How does that work if they contribute an open-source contribution to a non-open-source project? Is that allowed/anticipated?

      Their open-source commit might depend on a non-free commit. Would derivatives of their commit be considered free or not? If free, how can they be ported to oni2-mit without also bringing over non-free code/commits? If not free, then ...?

      Can they even legally create or use their own code/contribution?

  17. Oct 2019
    1. Franchise products are governed too much by economic logic and not enough by artistic vision

      Frankly this is because of the licensing issue as we know it. A company buys out a license to use Marvel characters in their films or games; in order to make the most money out of the license, maintain ownership of their license, and to avoid paying a ludicrous sum for it again, the company in question has to make media featuring marvel characters - hence the flow of sequels. Instead of artistic vision, address the licensing issue and the artistic vision will actually have room to flower.

  18. Jun 2019
    1. CC BY-SA

      Actually, I've changed the license to CC-BY-NC-SA. I just thought it might be a good idea to signal my intention that the text should NOT become part of a commercialized "walled garden".

    1. The involvement of for-profit companies like Lumen in the production and distribution of open educational resources remains controversial, since they oftentimes wind up charging students for content that is supposed to be free. Advocates for OER also sometimes worry about whether companies will capture and control student data.

      If more OER content was licensed CC-BY-NC-SA, this might dissuade this type of "capture".

  19. May 2019
    1. the risk that overly onerous and inflexible attribution requirements are simply disregarded

      This seems to be a key point, and this post doesn't really make it clear whether OUR's attribution requirement is onerous. Is the point to make it possible for an educator to find the original source, or to prevent anyone ever viewing a page without a visible attribution? It seems to me those are two very different things.

    1. If big publishers really add value to OER, then open-wrapping is not necessarily a bad thing, said Jhangiani. This is different to "openwashing" where publishers spin a product as open while continuing proprietary practices, he explained. "However, in order for this role to actually be beneficial to the community, they would need to radically change their mentality so that they do not price gouge and do not limit the choices and formats available to students and faculty," said Jhangiani. "They also need to stop behaving like parasites who simply absorb OER into their catalogues and instead also contribute resources back to the commons (like Cengage did a little bit last summer)."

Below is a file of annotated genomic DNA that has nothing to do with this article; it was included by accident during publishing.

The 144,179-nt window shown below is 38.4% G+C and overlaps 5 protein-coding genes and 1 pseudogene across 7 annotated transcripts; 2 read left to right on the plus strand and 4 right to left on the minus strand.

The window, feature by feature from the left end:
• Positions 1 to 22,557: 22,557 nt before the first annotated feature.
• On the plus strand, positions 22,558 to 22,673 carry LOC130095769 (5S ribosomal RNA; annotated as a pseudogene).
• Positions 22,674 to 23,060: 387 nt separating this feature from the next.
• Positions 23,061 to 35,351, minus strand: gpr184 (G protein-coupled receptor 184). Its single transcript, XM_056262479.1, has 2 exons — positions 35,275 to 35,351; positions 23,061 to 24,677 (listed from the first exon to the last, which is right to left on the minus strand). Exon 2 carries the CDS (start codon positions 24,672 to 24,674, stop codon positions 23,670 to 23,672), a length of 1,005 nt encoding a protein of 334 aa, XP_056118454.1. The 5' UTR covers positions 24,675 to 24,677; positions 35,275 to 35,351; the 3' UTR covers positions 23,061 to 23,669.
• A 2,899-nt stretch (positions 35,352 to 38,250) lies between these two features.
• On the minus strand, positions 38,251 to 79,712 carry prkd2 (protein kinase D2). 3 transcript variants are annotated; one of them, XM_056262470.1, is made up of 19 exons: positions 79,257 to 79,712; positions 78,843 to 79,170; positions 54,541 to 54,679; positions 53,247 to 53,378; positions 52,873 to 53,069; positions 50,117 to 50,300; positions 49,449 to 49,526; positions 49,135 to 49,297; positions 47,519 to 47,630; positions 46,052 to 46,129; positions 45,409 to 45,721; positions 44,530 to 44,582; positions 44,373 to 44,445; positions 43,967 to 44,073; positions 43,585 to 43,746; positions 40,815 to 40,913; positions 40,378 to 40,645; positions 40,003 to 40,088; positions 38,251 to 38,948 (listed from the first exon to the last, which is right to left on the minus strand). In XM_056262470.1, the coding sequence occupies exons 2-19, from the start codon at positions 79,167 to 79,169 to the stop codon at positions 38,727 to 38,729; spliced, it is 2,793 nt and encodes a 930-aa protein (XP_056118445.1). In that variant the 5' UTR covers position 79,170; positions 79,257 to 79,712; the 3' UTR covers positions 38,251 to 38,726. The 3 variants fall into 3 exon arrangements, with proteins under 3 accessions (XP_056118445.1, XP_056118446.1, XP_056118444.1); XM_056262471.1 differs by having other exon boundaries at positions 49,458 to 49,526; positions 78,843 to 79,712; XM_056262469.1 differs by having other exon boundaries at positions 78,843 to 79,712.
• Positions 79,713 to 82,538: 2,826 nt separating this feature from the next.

To return to a question from an earlier convo, what impact would a CC-BY-NC-SA license on the OER have on the ability of these parasites to use our work?

  20. Nov 2018
  21. Oct 2018
    1. Consequently, the SA condition does not apply to your contributions to modified works including these kinds of changes.

      Examples would really help. I can't imagine a scenario where anyone would care about this. As was pointed out in the comments, making minor corrections to a CC BY-SA work would not enable anyone to reshare that entire work with corrections under a new license. So the case here is if someone wanted to share minor corrections to a work independently of the work itself and license those minor corrections differently? For example: Here are my typo corrections to a published work, outside of the context of that published work? Example please...

    2. In other words, the CC licenses (all of which include the BY condition) enable the creator of a work to prohibit you from attributing them. However, except in the extremely rare cases where the creator explicitly prohibits you from attributing them, you are always required to attribute the creator of a work shared under a CC BY license.